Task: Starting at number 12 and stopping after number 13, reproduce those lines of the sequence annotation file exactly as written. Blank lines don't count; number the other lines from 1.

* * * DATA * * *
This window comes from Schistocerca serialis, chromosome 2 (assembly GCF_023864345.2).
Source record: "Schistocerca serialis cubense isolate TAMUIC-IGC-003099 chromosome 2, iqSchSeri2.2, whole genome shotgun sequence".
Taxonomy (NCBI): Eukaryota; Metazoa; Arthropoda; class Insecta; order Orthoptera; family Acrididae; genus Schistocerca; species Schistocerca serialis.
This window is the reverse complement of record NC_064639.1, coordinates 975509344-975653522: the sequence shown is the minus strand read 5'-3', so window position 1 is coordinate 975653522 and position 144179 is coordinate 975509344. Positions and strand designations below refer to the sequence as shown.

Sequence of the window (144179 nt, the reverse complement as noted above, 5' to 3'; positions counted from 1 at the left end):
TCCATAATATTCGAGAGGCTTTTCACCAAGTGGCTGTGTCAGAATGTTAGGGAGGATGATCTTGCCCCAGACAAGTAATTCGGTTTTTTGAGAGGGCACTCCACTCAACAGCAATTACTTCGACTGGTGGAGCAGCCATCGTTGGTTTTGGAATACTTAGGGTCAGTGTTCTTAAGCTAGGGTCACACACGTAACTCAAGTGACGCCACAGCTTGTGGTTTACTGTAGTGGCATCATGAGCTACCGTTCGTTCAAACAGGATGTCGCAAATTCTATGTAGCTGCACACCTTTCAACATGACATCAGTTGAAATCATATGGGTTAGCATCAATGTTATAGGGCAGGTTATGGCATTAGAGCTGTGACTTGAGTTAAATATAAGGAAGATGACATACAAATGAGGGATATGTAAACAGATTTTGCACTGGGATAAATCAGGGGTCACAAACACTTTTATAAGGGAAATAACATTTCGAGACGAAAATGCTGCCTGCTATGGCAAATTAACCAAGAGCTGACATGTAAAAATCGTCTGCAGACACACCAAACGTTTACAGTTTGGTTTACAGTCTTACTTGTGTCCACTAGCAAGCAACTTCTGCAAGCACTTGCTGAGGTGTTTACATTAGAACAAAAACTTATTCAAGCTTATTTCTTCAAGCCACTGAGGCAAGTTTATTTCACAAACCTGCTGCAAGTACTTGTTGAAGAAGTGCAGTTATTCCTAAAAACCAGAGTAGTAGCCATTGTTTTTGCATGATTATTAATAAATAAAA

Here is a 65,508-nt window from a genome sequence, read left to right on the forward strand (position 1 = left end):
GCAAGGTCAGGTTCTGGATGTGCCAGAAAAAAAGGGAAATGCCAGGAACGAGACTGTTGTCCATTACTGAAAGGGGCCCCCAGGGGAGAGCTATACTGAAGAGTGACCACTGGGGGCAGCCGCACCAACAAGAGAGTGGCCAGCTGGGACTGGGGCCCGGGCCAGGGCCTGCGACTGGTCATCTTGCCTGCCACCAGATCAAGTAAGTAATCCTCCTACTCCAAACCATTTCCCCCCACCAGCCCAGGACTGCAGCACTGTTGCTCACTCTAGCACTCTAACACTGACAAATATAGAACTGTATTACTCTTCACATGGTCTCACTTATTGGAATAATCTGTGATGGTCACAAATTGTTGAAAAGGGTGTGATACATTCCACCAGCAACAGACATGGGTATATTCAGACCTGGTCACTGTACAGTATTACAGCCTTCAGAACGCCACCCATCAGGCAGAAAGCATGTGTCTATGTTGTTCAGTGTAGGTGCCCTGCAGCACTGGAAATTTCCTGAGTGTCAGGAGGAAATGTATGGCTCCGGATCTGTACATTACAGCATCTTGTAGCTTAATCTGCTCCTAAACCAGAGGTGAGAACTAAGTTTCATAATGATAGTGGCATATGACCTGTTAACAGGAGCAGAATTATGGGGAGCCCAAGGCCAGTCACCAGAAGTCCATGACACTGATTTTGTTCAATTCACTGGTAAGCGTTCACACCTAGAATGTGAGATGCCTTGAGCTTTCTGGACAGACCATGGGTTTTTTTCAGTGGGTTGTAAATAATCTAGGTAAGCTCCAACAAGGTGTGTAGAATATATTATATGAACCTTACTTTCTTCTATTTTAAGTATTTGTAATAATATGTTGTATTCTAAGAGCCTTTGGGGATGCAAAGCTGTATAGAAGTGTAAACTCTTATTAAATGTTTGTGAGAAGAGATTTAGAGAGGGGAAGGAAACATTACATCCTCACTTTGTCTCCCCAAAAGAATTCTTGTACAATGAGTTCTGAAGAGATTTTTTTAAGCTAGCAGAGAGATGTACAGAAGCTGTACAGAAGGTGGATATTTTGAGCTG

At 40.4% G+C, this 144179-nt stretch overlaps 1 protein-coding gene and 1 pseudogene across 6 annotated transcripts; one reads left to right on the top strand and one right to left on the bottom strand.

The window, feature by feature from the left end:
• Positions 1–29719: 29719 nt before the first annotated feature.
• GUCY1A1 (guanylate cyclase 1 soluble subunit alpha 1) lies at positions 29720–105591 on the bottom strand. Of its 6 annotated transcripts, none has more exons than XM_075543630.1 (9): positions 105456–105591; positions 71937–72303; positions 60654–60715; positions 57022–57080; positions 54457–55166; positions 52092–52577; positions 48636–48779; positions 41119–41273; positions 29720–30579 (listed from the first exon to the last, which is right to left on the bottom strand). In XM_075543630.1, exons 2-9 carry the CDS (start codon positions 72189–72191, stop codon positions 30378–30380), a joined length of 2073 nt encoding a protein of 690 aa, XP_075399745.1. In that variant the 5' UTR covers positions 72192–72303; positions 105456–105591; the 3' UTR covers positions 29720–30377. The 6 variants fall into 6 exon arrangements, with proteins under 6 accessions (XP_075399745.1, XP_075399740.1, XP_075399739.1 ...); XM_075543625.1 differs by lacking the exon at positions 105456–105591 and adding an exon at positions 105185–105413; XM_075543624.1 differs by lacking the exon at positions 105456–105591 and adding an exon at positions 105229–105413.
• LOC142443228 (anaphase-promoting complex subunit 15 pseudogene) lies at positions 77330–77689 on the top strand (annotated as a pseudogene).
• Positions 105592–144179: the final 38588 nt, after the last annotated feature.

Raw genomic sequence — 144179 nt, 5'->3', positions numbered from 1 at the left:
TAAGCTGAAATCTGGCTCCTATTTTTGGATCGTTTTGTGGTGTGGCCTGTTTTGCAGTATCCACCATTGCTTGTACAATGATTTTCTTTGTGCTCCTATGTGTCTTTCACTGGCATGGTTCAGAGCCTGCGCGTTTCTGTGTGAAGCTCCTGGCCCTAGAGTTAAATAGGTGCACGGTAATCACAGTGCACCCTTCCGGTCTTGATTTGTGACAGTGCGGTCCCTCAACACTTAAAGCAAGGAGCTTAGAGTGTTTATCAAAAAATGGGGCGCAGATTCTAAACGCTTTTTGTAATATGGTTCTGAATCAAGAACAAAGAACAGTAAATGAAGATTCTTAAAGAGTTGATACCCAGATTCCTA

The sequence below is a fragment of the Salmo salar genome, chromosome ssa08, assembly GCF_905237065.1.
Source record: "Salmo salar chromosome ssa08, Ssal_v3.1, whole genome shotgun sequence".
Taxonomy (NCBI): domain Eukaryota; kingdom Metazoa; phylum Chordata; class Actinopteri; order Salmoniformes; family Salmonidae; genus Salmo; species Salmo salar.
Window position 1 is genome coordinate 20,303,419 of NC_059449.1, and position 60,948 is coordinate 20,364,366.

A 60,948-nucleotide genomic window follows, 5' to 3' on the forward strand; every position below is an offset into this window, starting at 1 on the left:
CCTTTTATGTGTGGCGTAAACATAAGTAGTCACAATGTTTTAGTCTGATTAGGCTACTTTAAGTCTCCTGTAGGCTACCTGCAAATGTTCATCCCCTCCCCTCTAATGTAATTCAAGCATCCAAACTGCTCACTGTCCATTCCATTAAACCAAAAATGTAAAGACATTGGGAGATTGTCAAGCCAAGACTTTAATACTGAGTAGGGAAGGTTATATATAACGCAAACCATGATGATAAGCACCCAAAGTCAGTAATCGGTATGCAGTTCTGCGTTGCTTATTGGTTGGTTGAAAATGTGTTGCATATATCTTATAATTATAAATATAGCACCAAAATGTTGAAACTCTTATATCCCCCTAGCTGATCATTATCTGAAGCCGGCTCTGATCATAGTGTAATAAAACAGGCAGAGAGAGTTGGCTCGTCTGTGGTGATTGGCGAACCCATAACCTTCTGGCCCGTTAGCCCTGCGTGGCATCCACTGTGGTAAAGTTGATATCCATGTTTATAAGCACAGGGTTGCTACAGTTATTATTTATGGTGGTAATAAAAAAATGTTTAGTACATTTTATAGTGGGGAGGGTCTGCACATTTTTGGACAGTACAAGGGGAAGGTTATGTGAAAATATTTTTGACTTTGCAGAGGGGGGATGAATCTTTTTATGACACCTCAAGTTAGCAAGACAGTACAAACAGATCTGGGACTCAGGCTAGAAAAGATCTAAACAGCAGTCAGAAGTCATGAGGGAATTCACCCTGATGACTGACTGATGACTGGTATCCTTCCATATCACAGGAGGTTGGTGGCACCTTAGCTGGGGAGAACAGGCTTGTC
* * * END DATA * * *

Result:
• GUCY1A1 (guanylate cyclase 1 soluble subunit alpha 1) lies at positions 29720–105591 on the bottom strand. Of its 6 annotated transcripts, none has more exons than XM_075543630.1 (9): positions 105456–105591; positions 71937–72303; positions 60654–60715; positions 57022–57080; positions 54457–55166; positions 52092–52577; positions 48636–48779; positions 41119–41273; positions 29720–30579 (listed from the first exon to the last, which is right to left on the bottom strand). In XM_075543630.1, exons 2-9 carry the CDS (start codon positions 72189–72191, stop codon positions 30378–30380), a joined length of 2073 nt encoding a protein of 690 aa, XP_075399745.1. In that variant the 5' UTR covers positions 72192–72303; positions 105456–105591; the 3' UTR covers positions 29720–30377. The 6 variants fall into 6 exon arrangements, with proteins under 6 accessions (XP_075399745.1, XP_075399740.1, XP_075399739.1 ...); XM_075543625.1 differs by lacking the exon at positions 105456–105591 and adding an exon at positions 105185–105413; XM_075543624.1 differs by lacking the exon at positions 105456–105591 and adding an exon at positions 105229–105413.
• LOC142443228 (anaphase-promoting complex subunit 15 pseudogene) lies at positions 77330–77689 on the top strand (annotated as a pseudogene).